The HP Pavilion 32 is an easy to own upsized monitor with excellent colors and contrast and a 1440p resolution. You don’t get a lot of extras with this option due to its budget nature, but a 32-inch monitor with superb imaging capabilities for under $400 makes it an easy winner. The HP Pavilion 32 fits into a highly lucrative segment with a fantastic price bracket, so let’s check and reveal its secrets and cut corners which help HP to sell it this cheap.
HP Pavilion 32 Specifications
- Screen Size: 32 Inches
- Resolution: 1440p QHD
- Aspect Ratio: 16:9
- Panel Technology: Vertical Alignment (VA)
- Refresh Rate: 60Hz
- Response Time:5ms
- Contrast Ratio: 3000:1
- Brightness: 300 cd/m²
- Built-in Speakers: No
- Stand: Height – No
- Stand: Tilt – Yes (-5°/+21°)
- Stand: Swivel – No
- Stand: Pivot – No
- VESA Compatibility: Yes 100 x 100
- Connectivity: DisplayPort 1.2 x 1, HDMI-HDCP x 2
- Dimensions With Stand(WxHxD): 29.1″ x 20.6″ x 7″
- Weight: 21.6lbs
Design and Features
The HP Pavilion 32 shares its form and design with the HP Omen 32, which is the gaming equivalent of this product. The frames are reasonably thin at half an inch each, but against the 32-inch view space, they are mostly unnoticeable. The rest of the plastic cabinet shares this color and texture which we prefer for most monitors, making it resistant to dust, fingerprints, and scratches.
Like most budget-oriented displays, the HP Pavilion 32 doesn’t offer a lot of extra features, although, that isn’t saying that it doesn’t have enough. On the I/O panel, you get a lone DisplayPort 1.2 and two HDMI slots with HDCP compatibility. You can connect up to three host devices with this layout, but older devices which rely on DVI and VGA are out of the game.
There are three USB 2.0 ports included as well, and while they are not as fast as the 3.0 standard, you get one with fast charging capabilities. USB 2.0 is more than enough for connecting keyboards or mice, so we don’t consider this as a downside due to the affordable price tag of the HP Pavilion 32.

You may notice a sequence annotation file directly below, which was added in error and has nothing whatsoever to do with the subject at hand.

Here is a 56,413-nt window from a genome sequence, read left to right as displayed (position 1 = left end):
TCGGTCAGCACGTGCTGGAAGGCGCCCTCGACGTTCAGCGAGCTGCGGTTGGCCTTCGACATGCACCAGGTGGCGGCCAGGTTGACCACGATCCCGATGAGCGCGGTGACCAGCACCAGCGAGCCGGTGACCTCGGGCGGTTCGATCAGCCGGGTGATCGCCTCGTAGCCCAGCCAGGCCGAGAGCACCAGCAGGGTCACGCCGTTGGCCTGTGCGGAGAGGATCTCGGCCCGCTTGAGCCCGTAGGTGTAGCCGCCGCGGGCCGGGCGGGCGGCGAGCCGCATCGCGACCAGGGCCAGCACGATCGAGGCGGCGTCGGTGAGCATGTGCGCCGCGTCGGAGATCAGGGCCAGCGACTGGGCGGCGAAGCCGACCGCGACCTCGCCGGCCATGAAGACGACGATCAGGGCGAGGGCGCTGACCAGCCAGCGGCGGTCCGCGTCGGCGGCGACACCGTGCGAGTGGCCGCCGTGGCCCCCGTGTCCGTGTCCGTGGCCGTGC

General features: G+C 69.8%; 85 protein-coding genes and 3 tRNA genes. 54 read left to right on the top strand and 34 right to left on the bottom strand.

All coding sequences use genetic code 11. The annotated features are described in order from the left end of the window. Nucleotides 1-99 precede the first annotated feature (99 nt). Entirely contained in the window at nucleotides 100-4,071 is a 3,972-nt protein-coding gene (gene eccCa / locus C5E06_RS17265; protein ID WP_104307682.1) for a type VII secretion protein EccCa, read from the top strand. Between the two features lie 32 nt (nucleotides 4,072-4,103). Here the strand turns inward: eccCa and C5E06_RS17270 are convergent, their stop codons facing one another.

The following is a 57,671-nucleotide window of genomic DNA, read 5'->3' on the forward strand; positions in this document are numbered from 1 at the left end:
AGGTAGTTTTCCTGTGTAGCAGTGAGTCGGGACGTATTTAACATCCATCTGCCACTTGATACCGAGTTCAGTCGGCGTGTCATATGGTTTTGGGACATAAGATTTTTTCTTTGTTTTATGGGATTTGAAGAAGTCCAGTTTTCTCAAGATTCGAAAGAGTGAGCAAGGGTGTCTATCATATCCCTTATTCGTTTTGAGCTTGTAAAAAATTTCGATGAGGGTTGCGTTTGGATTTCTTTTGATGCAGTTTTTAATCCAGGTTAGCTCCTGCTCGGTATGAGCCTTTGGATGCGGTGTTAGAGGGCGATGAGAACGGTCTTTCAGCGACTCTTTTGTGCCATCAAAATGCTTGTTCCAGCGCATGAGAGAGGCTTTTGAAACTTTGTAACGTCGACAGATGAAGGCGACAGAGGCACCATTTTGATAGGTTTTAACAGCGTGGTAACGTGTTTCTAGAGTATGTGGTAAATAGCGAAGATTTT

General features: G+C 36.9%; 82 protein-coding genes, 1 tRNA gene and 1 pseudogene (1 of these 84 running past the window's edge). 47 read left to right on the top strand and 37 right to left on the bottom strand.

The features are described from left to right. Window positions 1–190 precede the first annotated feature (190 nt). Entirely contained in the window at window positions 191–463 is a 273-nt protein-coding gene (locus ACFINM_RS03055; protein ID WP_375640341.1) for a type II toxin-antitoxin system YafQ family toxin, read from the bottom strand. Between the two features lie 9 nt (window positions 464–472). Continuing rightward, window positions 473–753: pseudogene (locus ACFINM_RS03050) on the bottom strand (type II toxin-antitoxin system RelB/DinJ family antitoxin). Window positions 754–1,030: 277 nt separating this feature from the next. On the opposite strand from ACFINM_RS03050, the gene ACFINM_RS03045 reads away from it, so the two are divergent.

The HP Pavilion 32 doesn’t have a removable stand for VESA mounting, so you can’t stick this massive display to your wall or articulated armature. The included stand, however, offers a tilt range of 26 degrees, and like ultrawide monitors, you only have to sit at dead center to enjoy its full benefits. The rectangular base provides excellent stability for the 18lb heft of the cabinet, plus the vast space between the two upright post makes it easier to access the rear panel.
Display and Performance
The HP Pavilion 32 features a 32-inch VA panel with a 2560 x 1440 resolution, 60Hz refresh rate, a 7ms pixel response time, and an impressive 3000:1 contrast ratio. Out of the box, colors are correctly saturated with 100% sRGB coverage even if there are slight deviations in the green spectrum. This flaw doesn’t affect the image at all, and we did not notice any greenish tinting in our tests. The thick matte AG coating is excellent at avoiding glare, but we suspect a glossy or semi-glossy treatment would release more vibrancy instead.
The elevated contrast ratio of the VA panel helps the HP Pavilion 32 a lot since it improves the screen to make the brighter colors pop out. In our Mass Effect Andromeda test, the vibrant colors of the planets were gorgeous and alive, while the darker reaches of outer space appeared satisfyingly black and profound. Shadows and grayscale performance are superb, just like on the HP Omen 32 we reviewed earlier.
Details and objects in low lighting are visible and highlighted, and we did not notice any clipping during our session. If there were one downside, it would have to be the slow pixel response rate of the included VA panel. For relaxed or casual gaming, you can’t go wrong with the HP Pavilion 32, but in fast-paced action when our character entered a combat phase, running around the environment and swiping the mouse revealed noticeable interlacing and ghosting trails.
These image defects do not ruin the fact that the HP Pavilion 32 is excellent for visuals. A faster panel would have boosted this product in ratings, but another limitation detrimental to gamers is its 40ms input lag. The delays are noticeable for some of us, but we reckon sensitive, hardcore gamers will dislike this product for their titles, especially FPS games.
Finally, unlike the HP Omen 32, the HP Pavilion 32 does not include FreeSync capabilities. It’s a shame you can’t enjoy hardware-supported smoothening for exciting eye-candy. Gaming at 1440p is easy for high-end cards, but a larger chunk of the populace own midrange cards which cannot provide stable 60FPS output in AAA titles.
The HP Pavilion 32 is an excellent choice for users who want a large, 32-inch screen for the office or home PC but wouldn’t want to spend the extra cash. At the time of this writing, you can get this model for as low as $350 which still isn’t cheap, but still too low for other products which ask $400 to $500.
Of course, the HP Pavilion 32 does have cut corners like a simplified exterior, slower and less responsive module, and exclusion of gaming features. You can still enjoy games for after-hours relaxation, but competitive gamers should look elsewhere. HP branded this offering as a mix-use home or office monitor and priced it to fit well within limited budgets. You get what you pay for, but for what it’s worth, the HP Pavilion 32 is a well-rounded PC monitor.